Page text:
‘Excellent!’ said Holmes. ‘How could you possibly know that?’

‘Because you are usually a very tidy man and yet you have forgotten to shave.’

‘Dear me! How very clever!’ said Holmes. ‘I had no idea, Watson, that you were so apt a pupil. Has your eagle eye detected anything more?’

‘Yes, Holmes. You have a client named Barlow, and you have not been successful with his case.’

‘Dear me, how could you know that?’

‘I saw the name outside his envelope. When you opened it you gave a groan and thrust it into your pocket with a frown on your face.’

‘Admirable! You are indeed observant. Any other points?’

‘I fear, Holmes, that you have taken to financial speculation.’

‘How could you tell that, Watson?’

‘You opened the paper, turned to the financial page, and gave a loud exclamation of interest.’

‘Well, that is very clever of you, Watson. Any more?’

‘Yes, Holmes, you have put on your black coat, instead of your dressing gown, which proves that your are expecting some important visitor at once.’

‘Anything more?’

‘I have no doubt that I could find other points, Holmes, but I only give you these few, in order to show you that there are other people in the world who can be as clever as you.’

‘And some not so clever,’ said Holmes. ‘I admit that they are few, but I am afraid, my dear Watson, that I must count you among them.’

‘What do you mean, Holmes?’

‘Well, my dear fellow, I fear your deductions have not been so happy as I should have wished.’

‘You mean that I was mistaken.’

‘Just a little that way, I fear. Let us take the points in their order: I did not shave because I have sent my razor to be sharpened. I put on my coat because I have, worse luck, an early meeting with my dentist. His name is Barlow, and the letter was to confirm the appointment. The cricket page is beside the financial one, and I turned to it to find if Surrey was holding its own against Kent. But go on, Watson, go on! It ‘s a very superficial trick, and no doubt you will soon acquire it.’

J.M. Barrie, Thomas Hardy, Rudyard Kipling, and Somerset Maugham also contributed volumes for the dollhouse, which is still on display at Windsor Castle. George Bernard Shaw declined to participate.

In a Word

mendaciloquent
adj. able to tell skilled or artful lies

Spellbound

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In 1906, Teddy Roosevelt directed the government printing office to adopt revised spellings for 300 English words. Wished would become wisht, calibre caliber, and though tho. “It is not an attempt to do anything far-reaching or sudden or violent; or indeed anything very great at all,” he wrote. “It is merely an attempt to cast what slight weight can properly be cast on the side of the popular forces which are endeavoring to make our spelling a little less foolish and fantastic.”

That’s about as far as he got. The House of Representatives called on the printing office to “observe and adhere to the standard of orthography prescribed in generally accepted dictionaries of the English language.” The New York Evening Post declared “This is 2 mutch,” and the Louisville Courier-Journal opined, “Nuthing escapes Mr. Rucevelt. No subject is tu hi fr him to takl, nor tu lo for him tu notis. … He now assales the English langgwidg, constitutes himself a sort of French Academy, and will reform the spelling in a way tu soot himself.”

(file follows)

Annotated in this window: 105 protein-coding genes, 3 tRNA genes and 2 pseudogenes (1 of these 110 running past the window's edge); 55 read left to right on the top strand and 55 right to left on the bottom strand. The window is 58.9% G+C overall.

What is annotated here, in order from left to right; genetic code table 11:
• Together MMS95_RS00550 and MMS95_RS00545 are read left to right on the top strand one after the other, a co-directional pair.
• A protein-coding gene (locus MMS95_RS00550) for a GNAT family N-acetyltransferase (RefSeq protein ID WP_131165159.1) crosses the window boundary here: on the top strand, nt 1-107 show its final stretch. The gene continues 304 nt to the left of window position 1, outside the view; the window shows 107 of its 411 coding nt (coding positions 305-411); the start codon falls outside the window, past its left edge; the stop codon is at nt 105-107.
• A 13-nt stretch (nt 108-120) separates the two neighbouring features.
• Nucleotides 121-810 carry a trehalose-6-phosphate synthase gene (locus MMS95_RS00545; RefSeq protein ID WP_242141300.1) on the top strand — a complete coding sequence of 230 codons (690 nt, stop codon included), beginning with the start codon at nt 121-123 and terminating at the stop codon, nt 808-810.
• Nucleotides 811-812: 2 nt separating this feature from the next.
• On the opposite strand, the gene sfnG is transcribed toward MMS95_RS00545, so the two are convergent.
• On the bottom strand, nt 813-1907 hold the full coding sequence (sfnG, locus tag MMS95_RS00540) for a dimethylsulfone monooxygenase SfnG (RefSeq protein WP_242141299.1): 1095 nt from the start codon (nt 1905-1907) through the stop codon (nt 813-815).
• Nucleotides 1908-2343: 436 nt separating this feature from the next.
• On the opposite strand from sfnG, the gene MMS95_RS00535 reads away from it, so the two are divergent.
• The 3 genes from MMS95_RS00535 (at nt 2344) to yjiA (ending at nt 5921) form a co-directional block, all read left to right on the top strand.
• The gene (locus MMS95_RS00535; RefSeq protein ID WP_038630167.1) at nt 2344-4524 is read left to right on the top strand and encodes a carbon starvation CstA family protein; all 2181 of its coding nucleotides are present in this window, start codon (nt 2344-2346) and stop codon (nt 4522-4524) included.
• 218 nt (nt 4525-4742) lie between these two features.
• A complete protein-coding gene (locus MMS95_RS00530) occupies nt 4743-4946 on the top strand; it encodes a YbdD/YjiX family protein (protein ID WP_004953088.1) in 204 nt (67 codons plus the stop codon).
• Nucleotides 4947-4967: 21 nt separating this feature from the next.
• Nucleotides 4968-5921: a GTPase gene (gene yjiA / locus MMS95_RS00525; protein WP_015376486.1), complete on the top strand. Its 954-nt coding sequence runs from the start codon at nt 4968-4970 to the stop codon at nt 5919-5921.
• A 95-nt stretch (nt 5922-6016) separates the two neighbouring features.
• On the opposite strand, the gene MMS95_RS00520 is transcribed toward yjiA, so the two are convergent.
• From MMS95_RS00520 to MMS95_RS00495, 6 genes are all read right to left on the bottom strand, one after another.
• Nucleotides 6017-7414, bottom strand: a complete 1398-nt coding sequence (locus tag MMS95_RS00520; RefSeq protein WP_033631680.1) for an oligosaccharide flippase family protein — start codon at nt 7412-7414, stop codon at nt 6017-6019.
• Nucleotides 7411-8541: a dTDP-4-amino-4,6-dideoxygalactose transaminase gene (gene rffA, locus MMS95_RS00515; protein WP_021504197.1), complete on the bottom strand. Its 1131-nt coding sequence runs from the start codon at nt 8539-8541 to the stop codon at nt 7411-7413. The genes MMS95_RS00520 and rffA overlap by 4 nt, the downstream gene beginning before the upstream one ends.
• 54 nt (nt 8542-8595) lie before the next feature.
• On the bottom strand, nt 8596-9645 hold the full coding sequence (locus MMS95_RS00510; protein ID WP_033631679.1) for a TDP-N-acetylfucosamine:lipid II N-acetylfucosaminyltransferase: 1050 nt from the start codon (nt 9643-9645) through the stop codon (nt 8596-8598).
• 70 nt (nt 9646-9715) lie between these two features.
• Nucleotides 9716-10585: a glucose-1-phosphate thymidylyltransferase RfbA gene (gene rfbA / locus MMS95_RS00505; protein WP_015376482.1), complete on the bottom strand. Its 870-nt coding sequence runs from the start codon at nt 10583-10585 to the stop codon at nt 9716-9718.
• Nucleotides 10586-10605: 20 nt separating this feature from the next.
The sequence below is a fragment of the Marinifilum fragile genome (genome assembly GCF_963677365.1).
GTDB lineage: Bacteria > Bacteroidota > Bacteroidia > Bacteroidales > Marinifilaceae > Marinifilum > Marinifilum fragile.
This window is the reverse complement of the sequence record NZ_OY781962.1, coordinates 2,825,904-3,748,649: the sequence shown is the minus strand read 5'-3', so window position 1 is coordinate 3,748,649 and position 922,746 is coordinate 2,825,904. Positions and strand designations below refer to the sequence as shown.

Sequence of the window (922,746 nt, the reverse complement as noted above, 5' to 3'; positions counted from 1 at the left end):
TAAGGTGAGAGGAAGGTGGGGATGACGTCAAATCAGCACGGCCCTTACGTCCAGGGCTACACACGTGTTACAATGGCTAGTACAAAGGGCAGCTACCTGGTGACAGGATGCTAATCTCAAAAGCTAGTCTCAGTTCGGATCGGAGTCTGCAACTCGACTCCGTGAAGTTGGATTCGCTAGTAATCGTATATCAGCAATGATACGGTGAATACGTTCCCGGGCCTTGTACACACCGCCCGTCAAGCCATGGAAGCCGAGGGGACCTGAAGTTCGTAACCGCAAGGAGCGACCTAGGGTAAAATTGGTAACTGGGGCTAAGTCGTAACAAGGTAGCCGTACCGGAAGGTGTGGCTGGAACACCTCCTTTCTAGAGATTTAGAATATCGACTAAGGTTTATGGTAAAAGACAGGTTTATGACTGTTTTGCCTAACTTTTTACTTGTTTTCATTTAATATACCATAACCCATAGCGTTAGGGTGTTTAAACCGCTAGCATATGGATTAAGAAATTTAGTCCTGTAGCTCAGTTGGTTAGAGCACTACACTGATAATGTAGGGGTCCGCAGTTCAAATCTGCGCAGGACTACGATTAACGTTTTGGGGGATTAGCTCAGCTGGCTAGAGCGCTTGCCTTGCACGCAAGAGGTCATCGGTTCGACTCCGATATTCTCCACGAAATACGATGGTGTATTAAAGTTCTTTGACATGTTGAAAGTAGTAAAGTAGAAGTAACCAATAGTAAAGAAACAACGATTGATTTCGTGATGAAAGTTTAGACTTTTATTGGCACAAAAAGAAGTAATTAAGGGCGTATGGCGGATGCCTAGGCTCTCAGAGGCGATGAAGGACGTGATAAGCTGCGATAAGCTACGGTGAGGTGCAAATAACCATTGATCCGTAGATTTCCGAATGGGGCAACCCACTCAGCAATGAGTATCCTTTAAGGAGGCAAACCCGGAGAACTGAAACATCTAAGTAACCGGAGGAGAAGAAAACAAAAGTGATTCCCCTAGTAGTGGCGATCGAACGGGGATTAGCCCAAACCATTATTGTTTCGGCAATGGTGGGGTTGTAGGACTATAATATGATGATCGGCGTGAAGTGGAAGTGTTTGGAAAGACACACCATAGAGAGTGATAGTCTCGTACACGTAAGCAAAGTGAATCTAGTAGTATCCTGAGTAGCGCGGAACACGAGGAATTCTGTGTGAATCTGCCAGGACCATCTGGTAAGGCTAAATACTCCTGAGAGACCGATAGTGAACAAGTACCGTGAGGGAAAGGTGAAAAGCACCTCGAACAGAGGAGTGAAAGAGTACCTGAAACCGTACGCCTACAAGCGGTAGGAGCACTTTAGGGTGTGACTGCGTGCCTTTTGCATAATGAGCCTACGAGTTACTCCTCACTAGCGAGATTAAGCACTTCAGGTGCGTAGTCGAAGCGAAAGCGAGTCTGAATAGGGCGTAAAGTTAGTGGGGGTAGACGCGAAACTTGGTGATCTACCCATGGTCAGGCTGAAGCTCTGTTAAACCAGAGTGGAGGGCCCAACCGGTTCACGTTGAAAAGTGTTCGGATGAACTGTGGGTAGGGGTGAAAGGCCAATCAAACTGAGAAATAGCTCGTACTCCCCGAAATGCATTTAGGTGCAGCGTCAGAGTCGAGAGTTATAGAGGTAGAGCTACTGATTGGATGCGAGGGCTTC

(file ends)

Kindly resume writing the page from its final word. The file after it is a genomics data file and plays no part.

Roosevelt rescinded the order but continued to use the new spelling himself. “I could not by fighting have kept the new spelling in, and it was evidently worse than useless to go into an undignified contest when I was beaten,” he told Brander Matthews. But “I am mighty glad I did the thing.”

Helminthology

How do you tell a worm’s head from its tail?

Put it in a saucer of flour and wait till it coughs.

(Purportedly this is a favorite riddle of Prince Charles.)

Some Enchanted Evening

A communication in the Naturalist some time ago in regard to musical mice, prepared me for a phenomenon which recently came under my observation, which otherwise would have astonished me beyond conception. I was sitting a few evenings since, not far from a half-open closet door, when I was startled by a sound issuing from the closet, of such marvellous beauty that I at once asked my wife how Bobbie Burns (our canary) had found his way into the closet, and what could start him to singing such a queer and sweet song in the dark. I procured a light and found it to be a mouse! He had filled an over-shoe from a basket of pop-corn which had been popped and placed in the closet in the morning. Whether this rare collection of food inspired him with song I know not, but I had not the heart to disturb his corn, hoping to hear from him again. Last night his song was renewed. I approached with a subdued light and with great caution, and had the pleasure of seeing him sitting among his corn and singing his beautiful solo. I observed him without interruption for ten minutes, not over four feet from him. His song was not a chirp, but a continuous song of musical tone, a kind of to-wit-to-wee-woo-woo-wee-woo, quite varied in pitch. While observing him I took for granted that he was the common house-mouse (Mus musculus), but when he sprang from the shoe to make his escape he appeared like the prairie mouse (Hesperomys Michiganensis), a species I had not, however, observed before indoors. I have thus far failed to secure this little rodent musician, but shall continue to do all I can in the way of pop-corn to entertain him, and if his marvellous voice gives him the preëminence in mousedom which he deserves, by the aid of Natural Selection I shall presently have a chorus of mice, in which case you shall receive their first visit.

– W.O. Hiskey, Minneapolis, Minn., in American Naturalist, May 1871